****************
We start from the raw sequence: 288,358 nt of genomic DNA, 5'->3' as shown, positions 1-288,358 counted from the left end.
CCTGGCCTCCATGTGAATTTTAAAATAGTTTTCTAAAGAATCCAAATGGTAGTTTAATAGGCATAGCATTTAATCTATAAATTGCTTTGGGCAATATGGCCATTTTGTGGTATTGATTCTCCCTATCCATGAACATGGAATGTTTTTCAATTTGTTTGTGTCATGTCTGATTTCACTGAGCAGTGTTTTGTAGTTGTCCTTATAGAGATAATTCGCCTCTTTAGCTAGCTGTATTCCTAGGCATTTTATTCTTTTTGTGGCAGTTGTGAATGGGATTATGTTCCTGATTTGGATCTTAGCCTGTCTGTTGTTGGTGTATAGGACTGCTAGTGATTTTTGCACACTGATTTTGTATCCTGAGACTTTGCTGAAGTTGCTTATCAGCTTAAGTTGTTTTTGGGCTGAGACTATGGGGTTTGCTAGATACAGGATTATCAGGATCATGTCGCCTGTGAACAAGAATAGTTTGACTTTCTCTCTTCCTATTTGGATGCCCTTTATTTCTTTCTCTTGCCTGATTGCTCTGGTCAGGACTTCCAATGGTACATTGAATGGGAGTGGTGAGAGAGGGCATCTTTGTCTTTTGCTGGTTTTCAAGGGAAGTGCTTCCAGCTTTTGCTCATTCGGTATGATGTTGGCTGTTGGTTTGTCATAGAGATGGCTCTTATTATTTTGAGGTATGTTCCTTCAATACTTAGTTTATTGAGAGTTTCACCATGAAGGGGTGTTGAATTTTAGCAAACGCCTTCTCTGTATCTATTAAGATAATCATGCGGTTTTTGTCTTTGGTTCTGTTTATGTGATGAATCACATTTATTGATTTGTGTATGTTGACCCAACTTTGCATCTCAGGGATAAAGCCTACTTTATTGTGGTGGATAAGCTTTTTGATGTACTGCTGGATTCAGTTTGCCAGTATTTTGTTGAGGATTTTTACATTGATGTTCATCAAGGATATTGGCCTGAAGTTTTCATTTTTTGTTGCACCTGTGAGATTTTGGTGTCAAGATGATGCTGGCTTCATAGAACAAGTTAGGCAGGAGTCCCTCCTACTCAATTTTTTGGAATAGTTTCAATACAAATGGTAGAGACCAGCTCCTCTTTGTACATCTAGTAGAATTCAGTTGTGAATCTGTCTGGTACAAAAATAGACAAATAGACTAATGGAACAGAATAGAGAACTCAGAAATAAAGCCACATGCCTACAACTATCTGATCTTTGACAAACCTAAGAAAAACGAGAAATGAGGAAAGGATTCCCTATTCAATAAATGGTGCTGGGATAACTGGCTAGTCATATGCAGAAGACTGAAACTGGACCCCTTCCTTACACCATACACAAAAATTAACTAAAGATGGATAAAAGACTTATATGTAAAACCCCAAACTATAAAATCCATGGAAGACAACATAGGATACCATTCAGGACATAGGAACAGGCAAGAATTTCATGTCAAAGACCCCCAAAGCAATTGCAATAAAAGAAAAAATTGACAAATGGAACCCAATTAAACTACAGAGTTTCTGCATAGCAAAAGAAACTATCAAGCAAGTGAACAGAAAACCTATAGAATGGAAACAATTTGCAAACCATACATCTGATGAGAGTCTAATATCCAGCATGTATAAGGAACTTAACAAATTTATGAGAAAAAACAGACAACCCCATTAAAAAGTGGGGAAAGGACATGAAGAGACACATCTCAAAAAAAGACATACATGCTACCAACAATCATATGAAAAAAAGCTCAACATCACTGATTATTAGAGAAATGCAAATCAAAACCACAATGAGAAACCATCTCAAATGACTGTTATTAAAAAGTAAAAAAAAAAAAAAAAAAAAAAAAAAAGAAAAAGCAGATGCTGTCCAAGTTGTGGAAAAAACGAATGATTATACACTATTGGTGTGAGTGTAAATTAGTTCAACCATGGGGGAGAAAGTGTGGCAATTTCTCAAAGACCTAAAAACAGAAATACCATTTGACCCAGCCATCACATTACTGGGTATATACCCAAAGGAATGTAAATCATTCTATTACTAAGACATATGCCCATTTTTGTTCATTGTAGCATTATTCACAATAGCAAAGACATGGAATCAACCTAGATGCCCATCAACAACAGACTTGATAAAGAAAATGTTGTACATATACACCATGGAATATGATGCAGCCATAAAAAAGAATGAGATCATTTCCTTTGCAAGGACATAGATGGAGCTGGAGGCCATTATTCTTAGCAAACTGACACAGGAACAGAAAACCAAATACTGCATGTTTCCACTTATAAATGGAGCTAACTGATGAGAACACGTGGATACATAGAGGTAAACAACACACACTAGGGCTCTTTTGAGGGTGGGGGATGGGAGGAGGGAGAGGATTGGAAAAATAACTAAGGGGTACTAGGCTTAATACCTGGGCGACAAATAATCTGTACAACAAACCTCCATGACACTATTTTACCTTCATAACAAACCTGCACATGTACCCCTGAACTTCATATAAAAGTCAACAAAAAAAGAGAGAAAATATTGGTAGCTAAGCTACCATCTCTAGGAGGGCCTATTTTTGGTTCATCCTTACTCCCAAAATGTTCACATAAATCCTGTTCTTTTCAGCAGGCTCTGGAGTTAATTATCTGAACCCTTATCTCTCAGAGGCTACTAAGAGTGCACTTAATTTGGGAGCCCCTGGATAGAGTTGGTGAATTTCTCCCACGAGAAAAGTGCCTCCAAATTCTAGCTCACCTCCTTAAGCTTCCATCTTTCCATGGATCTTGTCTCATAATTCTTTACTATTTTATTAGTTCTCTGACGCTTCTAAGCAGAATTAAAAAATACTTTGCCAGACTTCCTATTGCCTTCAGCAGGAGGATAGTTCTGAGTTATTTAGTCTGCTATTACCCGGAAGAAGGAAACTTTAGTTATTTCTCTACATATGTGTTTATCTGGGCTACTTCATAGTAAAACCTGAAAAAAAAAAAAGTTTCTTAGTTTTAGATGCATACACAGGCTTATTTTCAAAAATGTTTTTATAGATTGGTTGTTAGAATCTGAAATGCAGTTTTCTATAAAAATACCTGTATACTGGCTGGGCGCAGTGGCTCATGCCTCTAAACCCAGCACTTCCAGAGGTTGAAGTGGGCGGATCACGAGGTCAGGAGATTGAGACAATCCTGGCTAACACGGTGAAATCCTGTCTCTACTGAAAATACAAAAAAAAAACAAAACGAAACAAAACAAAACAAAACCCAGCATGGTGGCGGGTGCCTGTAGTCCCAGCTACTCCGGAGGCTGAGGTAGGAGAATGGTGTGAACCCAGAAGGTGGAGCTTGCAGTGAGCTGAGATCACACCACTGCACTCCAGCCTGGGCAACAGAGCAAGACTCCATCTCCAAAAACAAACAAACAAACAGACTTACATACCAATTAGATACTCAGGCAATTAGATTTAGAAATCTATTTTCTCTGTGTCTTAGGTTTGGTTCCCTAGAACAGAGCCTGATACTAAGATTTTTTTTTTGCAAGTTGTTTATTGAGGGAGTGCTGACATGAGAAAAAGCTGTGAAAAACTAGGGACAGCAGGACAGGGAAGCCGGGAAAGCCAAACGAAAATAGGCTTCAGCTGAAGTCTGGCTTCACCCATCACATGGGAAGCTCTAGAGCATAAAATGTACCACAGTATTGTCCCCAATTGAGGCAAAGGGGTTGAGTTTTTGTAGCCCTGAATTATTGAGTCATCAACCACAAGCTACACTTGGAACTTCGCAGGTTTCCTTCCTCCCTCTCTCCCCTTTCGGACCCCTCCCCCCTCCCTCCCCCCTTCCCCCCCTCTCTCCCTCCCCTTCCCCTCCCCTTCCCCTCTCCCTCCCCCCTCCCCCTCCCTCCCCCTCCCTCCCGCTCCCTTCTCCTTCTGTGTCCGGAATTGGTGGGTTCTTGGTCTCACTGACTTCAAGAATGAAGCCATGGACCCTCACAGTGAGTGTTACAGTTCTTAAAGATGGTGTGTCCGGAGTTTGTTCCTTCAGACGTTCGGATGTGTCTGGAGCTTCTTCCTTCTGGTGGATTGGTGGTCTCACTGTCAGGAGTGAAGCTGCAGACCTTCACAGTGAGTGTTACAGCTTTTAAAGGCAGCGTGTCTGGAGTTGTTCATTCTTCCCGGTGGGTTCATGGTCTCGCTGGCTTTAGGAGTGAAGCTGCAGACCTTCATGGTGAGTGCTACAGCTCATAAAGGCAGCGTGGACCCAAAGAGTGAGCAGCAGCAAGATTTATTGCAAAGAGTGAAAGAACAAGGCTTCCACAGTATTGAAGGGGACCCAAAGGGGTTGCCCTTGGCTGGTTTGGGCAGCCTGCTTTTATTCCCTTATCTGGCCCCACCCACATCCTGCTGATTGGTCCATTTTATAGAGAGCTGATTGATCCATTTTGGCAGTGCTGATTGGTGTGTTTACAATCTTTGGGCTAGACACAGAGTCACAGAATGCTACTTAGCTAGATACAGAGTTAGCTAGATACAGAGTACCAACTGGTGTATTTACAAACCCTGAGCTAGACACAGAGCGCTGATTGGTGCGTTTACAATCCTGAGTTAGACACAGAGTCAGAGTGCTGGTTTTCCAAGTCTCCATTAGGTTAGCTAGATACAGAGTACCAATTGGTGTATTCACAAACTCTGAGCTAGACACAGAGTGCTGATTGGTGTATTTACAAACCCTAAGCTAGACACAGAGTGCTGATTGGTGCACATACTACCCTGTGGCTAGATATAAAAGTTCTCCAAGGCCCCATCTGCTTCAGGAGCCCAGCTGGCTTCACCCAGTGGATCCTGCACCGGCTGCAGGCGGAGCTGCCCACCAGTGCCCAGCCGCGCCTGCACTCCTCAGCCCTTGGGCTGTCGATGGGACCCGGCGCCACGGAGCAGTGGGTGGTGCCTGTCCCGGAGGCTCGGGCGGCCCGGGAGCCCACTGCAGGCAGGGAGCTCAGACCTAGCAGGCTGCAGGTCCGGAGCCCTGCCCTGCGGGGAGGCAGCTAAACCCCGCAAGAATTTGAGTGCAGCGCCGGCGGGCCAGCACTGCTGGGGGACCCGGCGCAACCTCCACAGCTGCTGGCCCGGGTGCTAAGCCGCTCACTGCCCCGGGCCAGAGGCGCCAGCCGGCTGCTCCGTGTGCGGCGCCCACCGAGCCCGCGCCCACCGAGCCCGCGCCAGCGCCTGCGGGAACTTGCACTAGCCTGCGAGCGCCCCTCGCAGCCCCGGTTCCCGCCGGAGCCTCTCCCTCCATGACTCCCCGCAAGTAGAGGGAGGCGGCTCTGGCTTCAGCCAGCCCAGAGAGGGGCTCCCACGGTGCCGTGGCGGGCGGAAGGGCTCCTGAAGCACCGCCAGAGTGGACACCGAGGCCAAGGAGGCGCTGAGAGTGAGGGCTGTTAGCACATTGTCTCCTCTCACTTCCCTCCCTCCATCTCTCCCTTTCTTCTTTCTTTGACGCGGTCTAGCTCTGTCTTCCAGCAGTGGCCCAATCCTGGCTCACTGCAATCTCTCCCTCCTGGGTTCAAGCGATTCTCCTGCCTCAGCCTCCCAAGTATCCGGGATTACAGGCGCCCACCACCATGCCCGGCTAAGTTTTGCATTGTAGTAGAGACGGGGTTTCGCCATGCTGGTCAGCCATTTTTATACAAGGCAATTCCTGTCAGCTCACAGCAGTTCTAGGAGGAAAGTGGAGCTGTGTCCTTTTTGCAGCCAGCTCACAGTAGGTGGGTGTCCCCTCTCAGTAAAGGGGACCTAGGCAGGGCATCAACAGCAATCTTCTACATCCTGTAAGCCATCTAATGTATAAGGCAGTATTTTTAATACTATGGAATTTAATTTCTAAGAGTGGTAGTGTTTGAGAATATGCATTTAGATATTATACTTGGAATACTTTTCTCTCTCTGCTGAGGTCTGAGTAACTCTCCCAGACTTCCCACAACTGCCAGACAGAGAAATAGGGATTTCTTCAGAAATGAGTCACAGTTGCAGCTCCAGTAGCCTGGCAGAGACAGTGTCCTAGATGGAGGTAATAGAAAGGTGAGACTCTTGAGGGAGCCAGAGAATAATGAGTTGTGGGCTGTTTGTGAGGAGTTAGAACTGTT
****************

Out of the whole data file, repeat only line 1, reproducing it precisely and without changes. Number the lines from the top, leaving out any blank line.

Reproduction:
We start from the raw sequence: 288,358 nt of genomic DNA, 5'->3' as shown, positions 1-288,358 counted from the left end.